Lymphocyte transformation studies in suspected hypersensitivity to trimethoprim-sulphamethoxazole

Authors

  • R. J. WARRINGTON,

    Corresponding author
    1. Section of Allergy and Clinical Immunology, Departments of Medicine and Immunology, University of Manitoba, and The Health Sciences Centre, Winnipeg, Manitoba, Canada
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  • PATRICIA J. SAUDER,

    1. Section of Allergy and Clinical Immunology, Departments of Medicine and Immunology, University of Manitoba, and The Health Sciences Centre, Winnipeg, Manitoba, Canada
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  • SWAWN McPHILLIPS

    1. Section of Allergy and Clinical Immunology, Departments of Medicine and Immunology, University of Manitoba, and The Health Sciences Centre, Winnipeg, Manitoba, Canada
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Dr R. J. Warrington, Section of Clinical Immunology, C319 Health Sciences General Centre, 700 William Avenue, Winnipeg, Manitoba R3E OZ3, Canada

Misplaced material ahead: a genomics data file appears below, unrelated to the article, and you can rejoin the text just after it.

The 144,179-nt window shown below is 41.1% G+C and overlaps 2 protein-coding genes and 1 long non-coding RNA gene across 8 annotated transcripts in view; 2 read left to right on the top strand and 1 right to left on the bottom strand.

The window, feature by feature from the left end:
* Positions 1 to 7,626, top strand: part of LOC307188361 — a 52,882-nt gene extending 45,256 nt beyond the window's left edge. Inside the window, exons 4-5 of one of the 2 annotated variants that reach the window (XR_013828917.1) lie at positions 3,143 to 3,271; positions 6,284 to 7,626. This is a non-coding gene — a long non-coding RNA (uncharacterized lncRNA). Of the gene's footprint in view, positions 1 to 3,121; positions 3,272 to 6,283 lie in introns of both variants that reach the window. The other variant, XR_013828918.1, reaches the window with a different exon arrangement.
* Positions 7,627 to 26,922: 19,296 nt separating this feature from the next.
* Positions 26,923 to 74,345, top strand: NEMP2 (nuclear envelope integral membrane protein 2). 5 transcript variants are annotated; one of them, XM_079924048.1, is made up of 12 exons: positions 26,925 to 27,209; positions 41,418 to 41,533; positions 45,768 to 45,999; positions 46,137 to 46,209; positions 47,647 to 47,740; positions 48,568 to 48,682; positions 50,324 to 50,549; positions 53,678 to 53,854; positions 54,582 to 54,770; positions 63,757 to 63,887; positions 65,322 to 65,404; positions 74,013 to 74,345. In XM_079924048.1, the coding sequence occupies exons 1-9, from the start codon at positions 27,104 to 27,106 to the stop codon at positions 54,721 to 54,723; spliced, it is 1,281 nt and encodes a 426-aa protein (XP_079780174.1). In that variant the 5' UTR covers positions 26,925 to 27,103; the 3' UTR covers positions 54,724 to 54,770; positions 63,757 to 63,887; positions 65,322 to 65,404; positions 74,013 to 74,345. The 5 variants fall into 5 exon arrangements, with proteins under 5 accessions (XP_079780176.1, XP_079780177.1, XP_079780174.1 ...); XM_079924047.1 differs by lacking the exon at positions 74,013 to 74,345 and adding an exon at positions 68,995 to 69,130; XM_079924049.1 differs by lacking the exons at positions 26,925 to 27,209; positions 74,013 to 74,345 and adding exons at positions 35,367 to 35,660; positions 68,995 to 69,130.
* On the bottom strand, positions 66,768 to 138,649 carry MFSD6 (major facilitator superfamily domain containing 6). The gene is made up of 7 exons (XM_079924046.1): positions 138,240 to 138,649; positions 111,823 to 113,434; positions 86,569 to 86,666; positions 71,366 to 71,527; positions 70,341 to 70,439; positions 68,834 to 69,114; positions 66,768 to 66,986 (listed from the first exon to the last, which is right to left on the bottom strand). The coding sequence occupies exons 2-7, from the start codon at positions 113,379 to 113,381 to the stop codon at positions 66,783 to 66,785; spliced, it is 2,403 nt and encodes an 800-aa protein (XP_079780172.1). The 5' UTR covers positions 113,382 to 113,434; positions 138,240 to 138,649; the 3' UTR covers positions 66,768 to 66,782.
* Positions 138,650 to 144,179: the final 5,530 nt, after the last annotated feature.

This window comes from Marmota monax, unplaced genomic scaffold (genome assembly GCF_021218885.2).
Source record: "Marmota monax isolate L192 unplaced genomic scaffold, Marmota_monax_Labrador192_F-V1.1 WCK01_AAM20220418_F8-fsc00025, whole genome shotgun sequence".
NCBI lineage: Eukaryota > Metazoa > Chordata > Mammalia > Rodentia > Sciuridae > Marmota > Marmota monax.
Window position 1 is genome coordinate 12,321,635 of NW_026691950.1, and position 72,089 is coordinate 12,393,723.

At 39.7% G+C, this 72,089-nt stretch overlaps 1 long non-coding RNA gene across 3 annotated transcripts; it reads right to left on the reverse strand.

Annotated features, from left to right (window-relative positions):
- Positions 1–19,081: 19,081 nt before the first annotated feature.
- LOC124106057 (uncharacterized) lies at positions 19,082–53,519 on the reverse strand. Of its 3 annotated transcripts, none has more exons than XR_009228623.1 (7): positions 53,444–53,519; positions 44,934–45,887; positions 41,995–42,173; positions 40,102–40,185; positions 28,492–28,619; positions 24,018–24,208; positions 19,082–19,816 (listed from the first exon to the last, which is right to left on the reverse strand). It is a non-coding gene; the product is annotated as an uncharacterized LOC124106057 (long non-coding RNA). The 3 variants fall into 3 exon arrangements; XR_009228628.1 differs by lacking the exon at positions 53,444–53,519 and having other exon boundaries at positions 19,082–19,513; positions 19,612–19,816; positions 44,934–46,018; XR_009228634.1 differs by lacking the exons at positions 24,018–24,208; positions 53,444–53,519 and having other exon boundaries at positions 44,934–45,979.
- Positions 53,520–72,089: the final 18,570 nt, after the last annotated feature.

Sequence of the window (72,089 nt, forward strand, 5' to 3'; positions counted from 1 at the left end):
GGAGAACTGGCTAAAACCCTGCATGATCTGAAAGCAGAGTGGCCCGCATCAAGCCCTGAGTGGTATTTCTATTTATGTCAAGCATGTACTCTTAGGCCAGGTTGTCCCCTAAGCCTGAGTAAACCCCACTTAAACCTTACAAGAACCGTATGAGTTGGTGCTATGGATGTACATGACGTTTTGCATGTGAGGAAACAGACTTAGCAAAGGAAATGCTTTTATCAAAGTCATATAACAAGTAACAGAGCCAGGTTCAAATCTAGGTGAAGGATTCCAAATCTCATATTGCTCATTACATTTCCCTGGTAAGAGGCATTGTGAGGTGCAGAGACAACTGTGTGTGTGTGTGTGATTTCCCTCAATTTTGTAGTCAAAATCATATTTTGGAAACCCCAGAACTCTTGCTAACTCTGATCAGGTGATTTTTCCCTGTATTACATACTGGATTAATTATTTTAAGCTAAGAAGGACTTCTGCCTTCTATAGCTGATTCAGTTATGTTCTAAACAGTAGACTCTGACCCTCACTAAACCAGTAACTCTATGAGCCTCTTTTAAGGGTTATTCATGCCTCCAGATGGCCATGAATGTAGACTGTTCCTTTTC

Summary

In a group of patients with suspected and probable adverse skin reactions to trimethoprim-sulphamethoxazole, the lymphocyte transformation test (LTT) was positive in approximately 60% of subjects tested. Levels of stimulation in the majority of cases were low, probably reflecting either use of inappropriate stimulatory forms of the drug or lack of marked reactivity. Since there appeared to be a correlation between peak stimulatory index and duration of the rash, the latter explanation appeared more likely.

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